outlandish

Hese

Senior Member
German
Hello there,

could you please explain to me if the word "outlandish" is a common word and if it can be used to

A) describe somebody's behaviour (he behaves outlandishly/ in an outlandish way)

B) describe a personality ( Peter is a very outlandish person)

As far as I know, "outlandish" means something is unconventional, different from the norm.

I wonder whether the word is pejorative or whether it is neutral.

Thanks a lot in advance and have a good Sunday
 
  • envie de voyager

    Senior Member
    english-canadian
    Outlandish is a commonly used word, and you have used it correctly in your examples. It is one of those words which can be either a compliment or a slur, depending on context. For example:

    When she got on stage at the comedy festival, she was so outlandish. Everyone loved it. (Compliment)

    He always wears outlandish outfits to business meetings. I don't think his customers take him seriously. (Derogatory)
     

    Hese

    Senior Member
    German
    so can you use the word to describe a person?

    She is a very outlandish person

    Is that possible?
     

    envie de voyager

    Senior Member
    english-canadian
    When I hear someone use the word outlandish, I don't think "He sounds outdated", I think "He has an impressive vocabulary. What a great word!" When speaking with a child, I would use the word "silly" to make sure the child understood me. But with an adult, I wouldn't hesitate to use "outlandish".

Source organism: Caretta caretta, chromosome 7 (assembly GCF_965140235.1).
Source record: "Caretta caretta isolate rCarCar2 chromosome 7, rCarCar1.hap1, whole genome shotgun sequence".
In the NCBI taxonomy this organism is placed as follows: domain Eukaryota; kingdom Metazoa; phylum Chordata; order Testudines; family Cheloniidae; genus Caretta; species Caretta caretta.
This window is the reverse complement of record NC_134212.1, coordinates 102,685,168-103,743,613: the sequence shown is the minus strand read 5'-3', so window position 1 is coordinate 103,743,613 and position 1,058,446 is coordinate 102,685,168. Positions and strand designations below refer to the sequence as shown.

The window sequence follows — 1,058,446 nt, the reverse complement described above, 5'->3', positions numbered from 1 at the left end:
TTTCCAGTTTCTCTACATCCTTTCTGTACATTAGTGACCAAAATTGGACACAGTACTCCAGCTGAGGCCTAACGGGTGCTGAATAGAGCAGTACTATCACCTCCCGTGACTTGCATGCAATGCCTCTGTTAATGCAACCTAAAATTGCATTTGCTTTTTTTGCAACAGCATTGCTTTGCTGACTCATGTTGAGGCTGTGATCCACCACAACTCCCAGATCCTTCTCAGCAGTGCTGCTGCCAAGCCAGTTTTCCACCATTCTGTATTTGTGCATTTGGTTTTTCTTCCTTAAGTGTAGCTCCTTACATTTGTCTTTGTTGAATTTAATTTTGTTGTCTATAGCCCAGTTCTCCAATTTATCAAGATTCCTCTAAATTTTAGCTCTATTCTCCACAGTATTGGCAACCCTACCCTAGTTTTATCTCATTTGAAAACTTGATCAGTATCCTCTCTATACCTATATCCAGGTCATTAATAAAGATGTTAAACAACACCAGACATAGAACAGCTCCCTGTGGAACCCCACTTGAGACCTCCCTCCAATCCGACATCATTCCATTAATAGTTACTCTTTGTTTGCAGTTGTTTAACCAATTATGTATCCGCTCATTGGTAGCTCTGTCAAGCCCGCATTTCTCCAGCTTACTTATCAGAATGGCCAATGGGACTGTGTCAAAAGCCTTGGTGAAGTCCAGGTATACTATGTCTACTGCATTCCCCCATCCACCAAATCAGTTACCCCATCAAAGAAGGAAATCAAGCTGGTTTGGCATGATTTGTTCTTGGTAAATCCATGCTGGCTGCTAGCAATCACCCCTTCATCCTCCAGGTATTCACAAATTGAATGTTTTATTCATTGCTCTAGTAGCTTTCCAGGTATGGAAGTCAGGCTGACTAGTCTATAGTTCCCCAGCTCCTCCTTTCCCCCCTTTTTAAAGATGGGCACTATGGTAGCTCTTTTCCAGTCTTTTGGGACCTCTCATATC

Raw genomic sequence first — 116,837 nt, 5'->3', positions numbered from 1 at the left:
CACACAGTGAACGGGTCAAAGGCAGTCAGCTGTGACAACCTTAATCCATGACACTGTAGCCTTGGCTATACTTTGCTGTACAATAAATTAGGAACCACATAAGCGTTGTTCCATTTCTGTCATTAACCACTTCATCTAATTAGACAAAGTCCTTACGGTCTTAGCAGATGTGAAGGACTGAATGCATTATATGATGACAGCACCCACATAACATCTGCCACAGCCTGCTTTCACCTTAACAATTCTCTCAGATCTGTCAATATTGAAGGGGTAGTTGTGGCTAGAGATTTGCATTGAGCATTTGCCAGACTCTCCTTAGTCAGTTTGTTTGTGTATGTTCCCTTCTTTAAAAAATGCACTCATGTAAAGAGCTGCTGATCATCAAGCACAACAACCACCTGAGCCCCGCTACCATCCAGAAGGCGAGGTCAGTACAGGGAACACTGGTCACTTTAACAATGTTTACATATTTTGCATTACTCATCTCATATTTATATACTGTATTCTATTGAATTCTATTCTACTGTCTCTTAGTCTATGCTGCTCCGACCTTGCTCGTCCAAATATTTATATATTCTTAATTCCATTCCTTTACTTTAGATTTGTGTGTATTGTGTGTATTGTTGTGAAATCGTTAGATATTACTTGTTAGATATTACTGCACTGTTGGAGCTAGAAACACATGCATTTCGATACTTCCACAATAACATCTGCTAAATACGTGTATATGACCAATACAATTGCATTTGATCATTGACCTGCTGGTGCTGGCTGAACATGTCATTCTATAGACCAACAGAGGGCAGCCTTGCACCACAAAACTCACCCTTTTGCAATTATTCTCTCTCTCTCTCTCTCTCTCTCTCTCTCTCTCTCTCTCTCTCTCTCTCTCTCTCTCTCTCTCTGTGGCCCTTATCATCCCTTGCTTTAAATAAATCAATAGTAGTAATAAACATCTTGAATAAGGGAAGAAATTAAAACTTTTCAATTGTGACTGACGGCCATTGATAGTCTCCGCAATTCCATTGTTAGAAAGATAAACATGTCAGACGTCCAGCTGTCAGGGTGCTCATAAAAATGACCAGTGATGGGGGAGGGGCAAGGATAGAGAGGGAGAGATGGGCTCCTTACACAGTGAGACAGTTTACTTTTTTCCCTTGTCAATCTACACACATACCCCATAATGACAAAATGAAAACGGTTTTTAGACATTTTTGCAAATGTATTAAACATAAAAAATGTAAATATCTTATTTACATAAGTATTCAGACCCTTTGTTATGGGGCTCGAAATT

JamesM

    Senior Member
    It may be a difference in cultures (or simply a coincidence) but I'm with sdgraham on this for AE speakers. "Outlandish" is a little dated in AE ("U.S. speak"). "Outrageous" is probably more current in AE to express this idea, even though it doesn't really have the same meaning as outlandish.

    If I heard outlandish I would certainly understand the word and appreciate its precision but I wouldn't expect to hear it from anyone younger than myself.

    For example, I wouldn't expect to hear a red carpet announcer say, "Here's Lady Gaga, in yet another outlandish outfit", even though it would be perfectly accurate. :)
     

    Matching Mole

    Senior Member
    England, English
    I wouldn't use it myself to describe a person themselves ("an outlandish person"), but rather their appearance, behaviour or other attributes. I think the same goes for objects, actually, although I might say that someone or something was "outlandish looking". I wouldn't consider it old-fashioned at all; it's not very often heard, I don't think, but it's hardly obscure.
     
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